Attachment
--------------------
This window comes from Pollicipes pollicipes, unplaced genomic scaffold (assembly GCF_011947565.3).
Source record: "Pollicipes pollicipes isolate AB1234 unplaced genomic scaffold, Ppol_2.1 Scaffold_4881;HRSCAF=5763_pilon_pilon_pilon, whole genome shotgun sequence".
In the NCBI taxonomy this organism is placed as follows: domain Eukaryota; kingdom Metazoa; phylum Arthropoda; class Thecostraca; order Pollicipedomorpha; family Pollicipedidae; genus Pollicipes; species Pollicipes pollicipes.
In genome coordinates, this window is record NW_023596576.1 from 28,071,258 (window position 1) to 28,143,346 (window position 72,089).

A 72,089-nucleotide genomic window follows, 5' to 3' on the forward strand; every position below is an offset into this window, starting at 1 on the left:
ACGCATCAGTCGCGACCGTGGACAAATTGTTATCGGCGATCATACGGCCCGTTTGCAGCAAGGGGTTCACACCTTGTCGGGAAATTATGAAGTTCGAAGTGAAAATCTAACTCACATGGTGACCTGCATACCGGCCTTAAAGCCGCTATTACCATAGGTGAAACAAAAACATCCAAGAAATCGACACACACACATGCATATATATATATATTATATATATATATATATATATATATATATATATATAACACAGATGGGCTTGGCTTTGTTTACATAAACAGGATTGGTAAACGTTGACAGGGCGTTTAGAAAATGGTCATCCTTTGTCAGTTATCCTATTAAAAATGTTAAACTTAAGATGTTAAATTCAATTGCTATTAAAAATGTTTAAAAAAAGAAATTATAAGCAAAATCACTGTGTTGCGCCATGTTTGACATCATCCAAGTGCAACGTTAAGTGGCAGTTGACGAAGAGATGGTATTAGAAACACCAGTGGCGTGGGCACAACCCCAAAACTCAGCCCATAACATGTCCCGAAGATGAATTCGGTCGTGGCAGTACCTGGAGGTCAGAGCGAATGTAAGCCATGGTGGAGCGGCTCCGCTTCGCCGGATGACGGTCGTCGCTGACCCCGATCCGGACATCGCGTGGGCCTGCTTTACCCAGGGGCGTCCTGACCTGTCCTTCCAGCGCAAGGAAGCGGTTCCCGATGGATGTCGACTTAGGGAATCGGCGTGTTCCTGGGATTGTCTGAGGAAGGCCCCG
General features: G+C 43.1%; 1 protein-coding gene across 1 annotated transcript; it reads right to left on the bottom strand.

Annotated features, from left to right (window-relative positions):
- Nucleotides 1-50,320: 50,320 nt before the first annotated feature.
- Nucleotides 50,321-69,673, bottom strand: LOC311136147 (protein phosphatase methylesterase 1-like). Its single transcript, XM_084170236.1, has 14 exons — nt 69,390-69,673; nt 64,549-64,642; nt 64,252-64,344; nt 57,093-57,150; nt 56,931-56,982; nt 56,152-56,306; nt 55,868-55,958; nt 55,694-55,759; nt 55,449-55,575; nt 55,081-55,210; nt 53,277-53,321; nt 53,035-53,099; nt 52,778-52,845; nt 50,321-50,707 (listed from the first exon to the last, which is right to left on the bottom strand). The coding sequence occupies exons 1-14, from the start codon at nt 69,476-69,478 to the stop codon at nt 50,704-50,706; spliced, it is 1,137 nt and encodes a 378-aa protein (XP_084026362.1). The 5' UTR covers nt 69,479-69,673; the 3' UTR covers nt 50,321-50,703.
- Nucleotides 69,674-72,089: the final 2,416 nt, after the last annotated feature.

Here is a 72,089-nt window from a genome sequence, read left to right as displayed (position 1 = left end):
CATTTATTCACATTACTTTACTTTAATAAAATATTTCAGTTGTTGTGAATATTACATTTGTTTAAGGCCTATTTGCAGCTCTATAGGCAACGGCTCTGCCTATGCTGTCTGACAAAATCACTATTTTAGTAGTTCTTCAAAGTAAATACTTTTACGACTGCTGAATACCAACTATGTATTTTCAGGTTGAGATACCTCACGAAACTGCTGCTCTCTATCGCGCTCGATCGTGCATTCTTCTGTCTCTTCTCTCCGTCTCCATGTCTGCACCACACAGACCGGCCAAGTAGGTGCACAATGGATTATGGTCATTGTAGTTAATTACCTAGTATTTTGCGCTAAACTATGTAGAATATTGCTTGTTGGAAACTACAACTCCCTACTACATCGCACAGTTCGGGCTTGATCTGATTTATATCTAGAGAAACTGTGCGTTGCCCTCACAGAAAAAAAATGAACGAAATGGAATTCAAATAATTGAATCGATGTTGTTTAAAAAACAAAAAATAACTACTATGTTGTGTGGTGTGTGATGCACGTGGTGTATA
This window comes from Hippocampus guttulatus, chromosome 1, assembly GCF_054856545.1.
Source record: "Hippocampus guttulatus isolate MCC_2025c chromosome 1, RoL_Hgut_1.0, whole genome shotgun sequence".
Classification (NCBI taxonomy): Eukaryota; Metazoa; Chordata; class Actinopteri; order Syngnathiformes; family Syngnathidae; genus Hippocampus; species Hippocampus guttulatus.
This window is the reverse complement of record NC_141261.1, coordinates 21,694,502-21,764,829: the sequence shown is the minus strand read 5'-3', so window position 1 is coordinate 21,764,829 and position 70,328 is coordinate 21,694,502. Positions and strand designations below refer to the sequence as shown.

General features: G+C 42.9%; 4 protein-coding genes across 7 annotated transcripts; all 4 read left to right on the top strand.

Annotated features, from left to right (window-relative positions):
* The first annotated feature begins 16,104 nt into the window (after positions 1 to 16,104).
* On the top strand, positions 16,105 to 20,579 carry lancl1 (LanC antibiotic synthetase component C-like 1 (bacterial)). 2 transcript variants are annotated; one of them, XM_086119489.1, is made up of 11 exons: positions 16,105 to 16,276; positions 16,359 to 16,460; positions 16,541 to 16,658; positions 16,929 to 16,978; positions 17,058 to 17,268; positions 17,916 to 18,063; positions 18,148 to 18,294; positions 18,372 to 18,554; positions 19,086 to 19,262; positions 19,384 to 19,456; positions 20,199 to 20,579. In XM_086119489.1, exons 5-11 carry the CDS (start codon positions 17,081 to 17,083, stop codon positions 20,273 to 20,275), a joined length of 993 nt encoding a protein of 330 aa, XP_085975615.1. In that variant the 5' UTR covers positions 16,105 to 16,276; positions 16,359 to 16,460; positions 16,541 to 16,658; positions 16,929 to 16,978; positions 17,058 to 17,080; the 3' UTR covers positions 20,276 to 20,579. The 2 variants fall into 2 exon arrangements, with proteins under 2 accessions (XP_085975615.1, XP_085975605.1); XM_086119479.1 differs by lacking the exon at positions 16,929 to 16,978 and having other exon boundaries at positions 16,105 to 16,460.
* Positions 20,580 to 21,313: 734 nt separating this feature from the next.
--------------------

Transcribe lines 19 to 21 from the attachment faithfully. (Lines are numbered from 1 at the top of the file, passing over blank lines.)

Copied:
Annotated features, from left to right (window-relative positions):
* The first annotated feature begins 16,104 nt into the window (after positions 1 to 16,104).
* On the top strand, positions 16,105 to 20,579 carry lancl1 (LanC antibiotic synthetase component C-like 1 (bacterial)). 2 transcript variants are annotated; one of them, XM_086119489.1, is made up of 11 exons: positions 16,105 to 16,276; positions 16,359 to 16,460; positions 16,541 to 16,658; positions 16,929 to 16,978; positions 17,058 to 17,268; positions 17,916 to 18,063; positions 18,148 to 18,294; positions 18,372 to 18,554; positions 19,086 to 19,262; positions 19,384 to 19,456; positions 20,199 to 20,579. In XM_086119489.1, exons 5-11 carry the CDS (start codon positions 17,081 to 17,083, stop codon positions 20,273 to 20,275), a joined length of 993 nt encoding a protein of 330 aa, XP_085975615.1. In that variant the 5' UTR covers positions 16,105 to 16,276; positions 16,359 to 16,460; positions 16,541 to 16,658; positions 16,929 to 16,978; positions 17,058 to 17,080; the 3' UTR covers positions 20,276 to 20,579. The 2 variants fall into 2 exon arrangements, with proteins under 2 accessions (XP_085975615.1, XP_085975605.1); XM_086119479.1 differs by lacking the exon at positions 16,929 to 16,978 and having other exon boundaries at positions 16,105 to 16,460.